Thursday, October 27, 2016

Nodejs module.exports and singleton


Modules are cached after the first time they are loaded. This means (among other things) that every call to require('foo') will get exactly the same object returned, if it would resolve to the same file.

Multiple calls to require('foo') may not cause the module code to be executed multiple times. This is an important feature. With it, "partially done" objects can be returned, thus allowing transitive dependencies to be loaded even when they would cause cycles.

If you want to have a module execute code multiple times, then export a function, and call that function.

Module Caching Caveats

Modules are cached based on their resolved filename. Since modules may resolve to a different filename based on the location of the calling module (loading from node_modules folders), it is not a guarantee that require('foo') will always return the exact same object, if it would resolve to different files.

Additionally, on case-insensitive file systems or operating systems, different resolved filenames can point to the same file, but the cache will still treat them as different modules and will reload the file multiple times. For example, require('./foo') and require('./FOO') return two different objects, irrespective of whether or not ./foo and ./FOO are the same file.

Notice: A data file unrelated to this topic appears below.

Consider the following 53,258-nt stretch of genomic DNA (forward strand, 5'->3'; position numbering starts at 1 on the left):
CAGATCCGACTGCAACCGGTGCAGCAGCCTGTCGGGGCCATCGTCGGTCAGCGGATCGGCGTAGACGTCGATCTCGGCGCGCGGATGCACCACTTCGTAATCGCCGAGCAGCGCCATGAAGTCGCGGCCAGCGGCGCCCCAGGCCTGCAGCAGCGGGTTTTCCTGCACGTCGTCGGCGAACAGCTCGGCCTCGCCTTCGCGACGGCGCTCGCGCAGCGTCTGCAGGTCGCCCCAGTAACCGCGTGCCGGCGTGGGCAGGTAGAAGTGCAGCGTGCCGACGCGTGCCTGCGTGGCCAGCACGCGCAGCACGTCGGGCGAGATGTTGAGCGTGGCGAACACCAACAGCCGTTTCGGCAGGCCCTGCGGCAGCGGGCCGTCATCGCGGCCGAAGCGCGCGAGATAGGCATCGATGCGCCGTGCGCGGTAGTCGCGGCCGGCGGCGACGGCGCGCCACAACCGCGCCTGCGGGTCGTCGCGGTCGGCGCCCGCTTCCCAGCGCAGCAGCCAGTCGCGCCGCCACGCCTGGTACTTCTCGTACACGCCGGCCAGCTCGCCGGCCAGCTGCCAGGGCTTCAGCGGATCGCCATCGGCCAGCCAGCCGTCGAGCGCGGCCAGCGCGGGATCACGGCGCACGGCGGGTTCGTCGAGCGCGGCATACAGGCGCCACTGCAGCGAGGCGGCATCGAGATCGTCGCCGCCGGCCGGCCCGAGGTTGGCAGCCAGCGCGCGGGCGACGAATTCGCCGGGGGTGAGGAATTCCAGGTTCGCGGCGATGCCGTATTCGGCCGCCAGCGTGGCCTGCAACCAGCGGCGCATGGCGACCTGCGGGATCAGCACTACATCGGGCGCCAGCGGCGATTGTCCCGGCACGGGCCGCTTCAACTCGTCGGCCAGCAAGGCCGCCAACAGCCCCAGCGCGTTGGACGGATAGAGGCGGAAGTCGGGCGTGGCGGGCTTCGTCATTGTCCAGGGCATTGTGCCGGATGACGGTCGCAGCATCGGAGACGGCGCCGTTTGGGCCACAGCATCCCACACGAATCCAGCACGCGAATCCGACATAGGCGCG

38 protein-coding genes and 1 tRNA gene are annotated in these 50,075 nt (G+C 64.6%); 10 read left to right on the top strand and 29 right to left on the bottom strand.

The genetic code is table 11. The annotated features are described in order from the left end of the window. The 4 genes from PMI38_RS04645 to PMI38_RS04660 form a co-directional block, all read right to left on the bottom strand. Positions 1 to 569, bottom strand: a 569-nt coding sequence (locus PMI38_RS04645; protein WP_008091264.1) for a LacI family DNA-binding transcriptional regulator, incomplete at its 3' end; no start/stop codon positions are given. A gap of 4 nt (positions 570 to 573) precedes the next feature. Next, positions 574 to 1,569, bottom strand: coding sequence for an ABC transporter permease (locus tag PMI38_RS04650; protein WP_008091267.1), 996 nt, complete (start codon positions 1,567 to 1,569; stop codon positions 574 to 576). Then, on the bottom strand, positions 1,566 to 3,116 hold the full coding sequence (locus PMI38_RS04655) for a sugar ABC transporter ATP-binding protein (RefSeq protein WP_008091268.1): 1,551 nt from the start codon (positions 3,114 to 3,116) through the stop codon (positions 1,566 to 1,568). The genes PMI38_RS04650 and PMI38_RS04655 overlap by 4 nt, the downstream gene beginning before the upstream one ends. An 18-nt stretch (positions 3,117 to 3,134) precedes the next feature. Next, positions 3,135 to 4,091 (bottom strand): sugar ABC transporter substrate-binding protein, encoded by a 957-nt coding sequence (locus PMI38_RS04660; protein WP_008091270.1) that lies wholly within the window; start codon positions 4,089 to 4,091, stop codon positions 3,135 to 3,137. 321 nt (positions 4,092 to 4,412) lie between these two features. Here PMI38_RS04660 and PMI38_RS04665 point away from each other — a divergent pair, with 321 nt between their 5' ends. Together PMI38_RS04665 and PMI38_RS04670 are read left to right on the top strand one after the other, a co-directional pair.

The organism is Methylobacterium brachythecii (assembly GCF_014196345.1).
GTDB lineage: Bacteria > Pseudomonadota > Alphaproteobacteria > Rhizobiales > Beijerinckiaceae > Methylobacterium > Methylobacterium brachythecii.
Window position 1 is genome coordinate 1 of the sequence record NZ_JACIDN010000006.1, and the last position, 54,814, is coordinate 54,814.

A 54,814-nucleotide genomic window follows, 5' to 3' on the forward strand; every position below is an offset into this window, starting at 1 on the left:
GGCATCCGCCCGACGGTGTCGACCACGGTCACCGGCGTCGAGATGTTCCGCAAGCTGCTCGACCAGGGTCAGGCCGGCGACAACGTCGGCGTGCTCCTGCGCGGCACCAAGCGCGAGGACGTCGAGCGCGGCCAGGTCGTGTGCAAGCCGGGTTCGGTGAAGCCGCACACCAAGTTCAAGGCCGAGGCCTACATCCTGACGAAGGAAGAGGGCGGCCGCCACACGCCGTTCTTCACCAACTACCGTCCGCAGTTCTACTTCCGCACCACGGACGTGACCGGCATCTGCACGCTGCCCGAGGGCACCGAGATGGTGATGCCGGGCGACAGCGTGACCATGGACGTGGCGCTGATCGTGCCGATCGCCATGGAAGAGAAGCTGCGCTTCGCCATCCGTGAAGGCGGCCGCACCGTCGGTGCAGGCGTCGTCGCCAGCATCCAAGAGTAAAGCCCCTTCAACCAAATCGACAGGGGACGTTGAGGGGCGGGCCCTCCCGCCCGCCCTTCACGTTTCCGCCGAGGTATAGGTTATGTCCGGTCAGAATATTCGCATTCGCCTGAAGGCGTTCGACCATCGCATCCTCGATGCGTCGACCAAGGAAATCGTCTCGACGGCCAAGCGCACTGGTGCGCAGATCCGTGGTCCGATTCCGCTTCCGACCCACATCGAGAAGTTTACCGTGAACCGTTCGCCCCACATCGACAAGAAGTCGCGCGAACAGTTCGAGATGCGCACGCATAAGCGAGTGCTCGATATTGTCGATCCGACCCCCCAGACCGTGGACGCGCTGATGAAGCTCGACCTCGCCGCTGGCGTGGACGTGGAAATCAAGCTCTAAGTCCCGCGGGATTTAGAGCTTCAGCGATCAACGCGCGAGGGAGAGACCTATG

Most Node developers have figured out that if two files in your project require the same module, like this:
var shared = require('shared');

var shared = require('shared');
... Then they will get back the same object, because Node caches requests for the same module.
But you might not realize (I sure didn't!) that if your project is based on npm modules that both require the "shared" module as a dependency, like this:
var shared = require('shared'); 

var shared = require('shared');
... And you install their dependencies with npm, there will be two copies of "shared/index.js" hanging about:
The cache mechanism of "require" does not consider these to be the same file. In my tests, the two modules get different objects back from require('shared').

 Here's a simple example, taken from my upload fs module, of an npm module that does this the right way:
// Export a convenience function that creates an instance
module.exports = function() {
  return new uploadfs();

// The actual constructor function, which is also a closure 
// holding all the private state information

function uploadfs() {
  // Reference to "this" that won't get clobbered by some other "this"
  var self = this;
  // Private state variables
  var tempPath;
  var backend;
  var imageSizes;
  var orientOriginals = true;

  // Public method: initialize the object
  self.init = function(options, callback) { ... }

  // Private functions can exist in the closure too; they can see the state but
  // outsiders can't touch them

  function private() { ... }

These problems might not just be obvious in daily jobs, but when it comes to event emitters this becomes a critical problem, you might be receiving events one place and not other. Probably now you know why.